I usually get pulled into botanical gel printing in the spring when plants start growing and my yard looks green again, but I first fell in love with gel plate printmaking through found textures and handmade stencils. Over the years I've collected bins filled with treasures found around the house or pulled out of the trash bin, everything from toy cars to bubble wrap to produce bags.
Truthfully, I often find myself reaching for the same textures, homemade combs, and cardboard collagraph plates, 90% of the time. This fall I've started a found texture exploration to help refresh and diversify my texture choices while gel printing. If you follow me on Instagram or Facebook I'm sharing short videos of this exploration every Friday in what I'm calling #FoundTextureFriday. The first texture posted for #FoundTextureFriday was raffia, which is often used for basket weaving or as a ribbon substitute in gift wrapping.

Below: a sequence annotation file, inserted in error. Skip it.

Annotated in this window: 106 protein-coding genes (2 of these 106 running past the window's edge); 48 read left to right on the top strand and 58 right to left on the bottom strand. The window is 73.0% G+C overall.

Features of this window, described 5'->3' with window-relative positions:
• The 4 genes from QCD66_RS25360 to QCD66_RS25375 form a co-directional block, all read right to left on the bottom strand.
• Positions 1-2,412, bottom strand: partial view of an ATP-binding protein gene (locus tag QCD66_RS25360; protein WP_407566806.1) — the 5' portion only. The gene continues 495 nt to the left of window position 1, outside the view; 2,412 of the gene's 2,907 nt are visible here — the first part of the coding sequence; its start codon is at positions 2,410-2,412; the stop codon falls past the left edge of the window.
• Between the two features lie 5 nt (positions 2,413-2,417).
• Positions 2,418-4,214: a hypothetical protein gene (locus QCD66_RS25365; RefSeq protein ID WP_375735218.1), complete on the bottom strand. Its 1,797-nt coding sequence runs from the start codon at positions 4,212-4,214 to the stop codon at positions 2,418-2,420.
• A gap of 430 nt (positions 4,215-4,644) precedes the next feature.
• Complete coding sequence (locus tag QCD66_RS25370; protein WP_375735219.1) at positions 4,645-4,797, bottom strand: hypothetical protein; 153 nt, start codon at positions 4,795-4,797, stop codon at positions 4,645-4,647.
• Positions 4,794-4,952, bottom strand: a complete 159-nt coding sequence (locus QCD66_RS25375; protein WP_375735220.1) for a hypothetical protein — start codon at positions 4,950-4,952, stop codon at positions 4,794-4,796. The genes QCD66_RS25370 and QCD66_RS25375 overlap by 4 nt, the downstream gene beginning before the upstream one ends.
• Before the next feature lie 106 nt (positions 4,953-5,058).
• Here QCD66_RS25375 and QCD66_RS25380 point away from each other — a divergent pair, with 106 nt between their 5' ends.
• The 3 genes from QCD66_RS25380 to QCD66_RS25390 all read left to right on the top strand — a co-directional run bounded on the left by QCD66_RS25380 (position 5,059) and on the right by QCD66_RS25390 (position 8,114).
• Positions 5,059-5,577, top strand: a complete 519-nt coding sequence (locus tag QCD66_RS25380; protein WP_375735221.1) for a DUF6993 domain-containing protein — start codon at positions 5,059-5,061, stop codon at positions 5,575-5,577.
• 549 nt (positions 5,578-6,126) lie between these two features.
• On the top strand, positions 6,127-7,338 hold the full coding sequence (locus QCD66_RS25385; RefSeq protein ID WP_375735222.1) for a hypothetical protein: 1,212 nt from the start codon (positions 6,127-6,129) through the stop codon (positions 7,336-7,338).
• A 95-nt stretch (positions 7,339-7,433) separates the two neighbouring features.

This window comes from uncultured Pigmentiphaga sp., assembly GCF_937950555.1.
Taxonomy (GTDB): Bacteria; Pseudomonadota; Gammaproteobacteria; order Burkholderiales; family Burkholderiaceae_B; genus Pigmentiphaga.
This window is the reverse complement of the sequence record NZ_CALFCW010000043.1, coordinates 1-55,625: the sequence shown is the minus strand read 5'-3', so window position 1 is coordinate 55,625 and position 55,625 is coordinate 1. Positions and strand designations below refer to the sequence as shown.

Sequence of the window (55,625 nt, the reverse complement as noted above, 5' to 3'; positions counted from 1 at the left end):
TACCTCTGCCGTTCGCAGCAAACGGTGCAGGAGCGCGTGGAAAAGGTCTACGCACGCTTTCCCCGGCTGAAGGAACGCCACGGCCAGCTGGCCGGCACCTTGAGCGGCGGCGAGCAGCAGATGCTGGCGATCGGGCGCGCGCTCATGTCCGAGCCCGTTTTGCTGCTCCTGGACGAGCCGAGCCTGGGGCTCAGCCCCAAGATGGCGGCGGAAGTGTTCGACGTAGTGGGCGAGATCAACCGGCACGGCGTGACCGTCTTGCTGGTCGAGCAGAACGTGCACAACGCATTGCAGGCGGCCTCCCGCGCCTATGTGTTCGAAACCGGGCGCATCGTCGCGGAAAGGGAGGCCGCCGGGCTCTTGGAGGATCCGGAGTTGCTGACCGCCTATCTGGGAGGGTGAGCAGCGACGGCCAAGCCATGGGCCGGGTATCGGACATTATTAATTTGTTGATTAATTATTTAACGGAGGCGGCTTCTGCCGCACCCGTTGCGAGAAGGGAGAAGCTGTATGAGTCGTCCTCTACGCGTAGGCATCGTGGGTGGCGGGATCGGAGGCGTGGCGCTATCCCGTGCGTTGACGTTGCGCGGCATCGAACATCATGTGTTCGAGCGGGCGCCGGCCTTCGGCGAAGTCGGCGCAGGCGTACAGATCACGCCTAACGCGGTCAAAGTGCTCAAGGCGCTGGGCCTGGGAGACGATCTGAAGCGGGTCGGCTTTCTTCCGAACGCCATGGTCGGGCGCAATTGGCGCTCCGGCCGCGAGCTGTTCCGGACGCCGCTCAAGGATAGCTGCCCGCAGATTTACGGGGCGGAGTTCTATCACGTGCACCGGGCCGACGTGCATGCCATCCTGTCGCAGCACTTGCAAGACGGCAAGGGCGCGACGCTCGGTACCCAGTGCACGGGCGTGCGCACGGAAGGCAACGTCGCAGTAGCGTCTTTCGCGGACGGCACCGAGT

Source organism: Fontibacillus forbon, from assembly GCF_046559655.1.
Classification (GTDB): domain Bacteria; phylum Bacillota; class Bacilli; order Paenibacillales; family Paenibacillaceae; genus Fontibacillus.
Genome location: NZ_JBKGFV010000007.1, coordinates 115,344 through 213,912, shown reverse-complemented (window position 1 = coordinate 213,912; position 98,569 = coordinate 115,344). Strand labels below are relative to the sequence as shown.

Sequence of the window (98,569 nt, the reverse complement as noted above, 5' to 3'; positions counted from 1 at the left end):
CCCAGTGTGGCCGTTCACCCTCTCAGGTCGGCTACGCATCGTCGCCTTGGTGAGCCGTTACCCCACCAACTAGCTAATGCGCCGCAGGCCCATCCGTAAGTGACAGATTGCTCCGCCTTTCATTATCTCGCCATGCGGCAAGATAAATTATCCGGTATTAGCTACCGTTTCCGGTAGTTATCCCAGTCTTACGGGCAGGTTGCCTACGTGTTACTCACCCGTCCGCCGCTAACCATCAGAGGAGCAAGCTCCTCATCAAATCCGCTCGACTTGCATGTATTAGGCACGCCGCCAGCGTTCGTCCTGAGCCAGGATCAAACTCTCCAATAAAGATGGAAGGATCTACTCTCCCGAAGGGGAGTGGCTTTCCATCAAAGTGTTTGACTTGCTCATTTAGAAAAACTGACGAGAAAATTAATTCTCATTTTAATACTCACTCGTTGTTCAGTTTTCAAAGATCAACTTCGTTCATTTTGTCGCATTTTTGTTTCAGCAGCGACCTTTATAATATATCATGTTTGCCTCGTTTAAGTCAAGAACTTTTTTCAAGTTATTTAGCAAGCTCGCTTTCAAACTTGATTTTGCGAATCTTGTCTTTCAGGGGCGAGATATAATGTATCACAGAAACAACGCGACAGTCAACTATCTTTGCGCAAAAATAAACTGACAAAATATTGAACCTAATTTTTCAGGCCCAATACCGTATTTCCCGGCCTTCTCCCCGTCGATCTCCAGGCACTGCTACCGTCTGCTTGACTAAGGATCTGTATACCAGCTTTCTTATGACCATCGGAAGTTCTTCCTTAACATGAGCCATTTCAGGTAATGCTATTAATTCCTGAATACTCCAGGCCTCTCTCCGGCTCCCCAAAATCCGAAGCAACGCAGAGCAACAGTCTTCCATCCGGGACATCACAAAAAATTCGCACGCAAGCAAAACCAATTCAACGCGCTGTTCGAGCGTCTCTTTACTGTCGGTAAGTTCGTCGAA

I think of found textures in three categories depending on how you use them with the gel plate: stamp, scrape, or mask. Raffia is my favorite found texture for masking on the plate. Because it is a dried segment of the leaves on the Raphia Farinifera palm (commonly known as Raffia Palm), it works similarly to plants and leaves for botanical printing.
After loading a gel plate with paint I usually just grab a handful of raffia strands and drop it on top. It is a little lumpy, so the trick is to press carefully and firmly to remove as much paint as possible for the first print, which will feature a wild, organic shape created by the random placement of the raffia on the plate. After pulling the remaining raffia strips off the plate you'll pull an amazing ghost print from the texture left underneath. This second print is usually my favorite of the two, but both create wonderful shapes that give a feeling of movement.
Please let me know if you give raffia a try with your gel plate.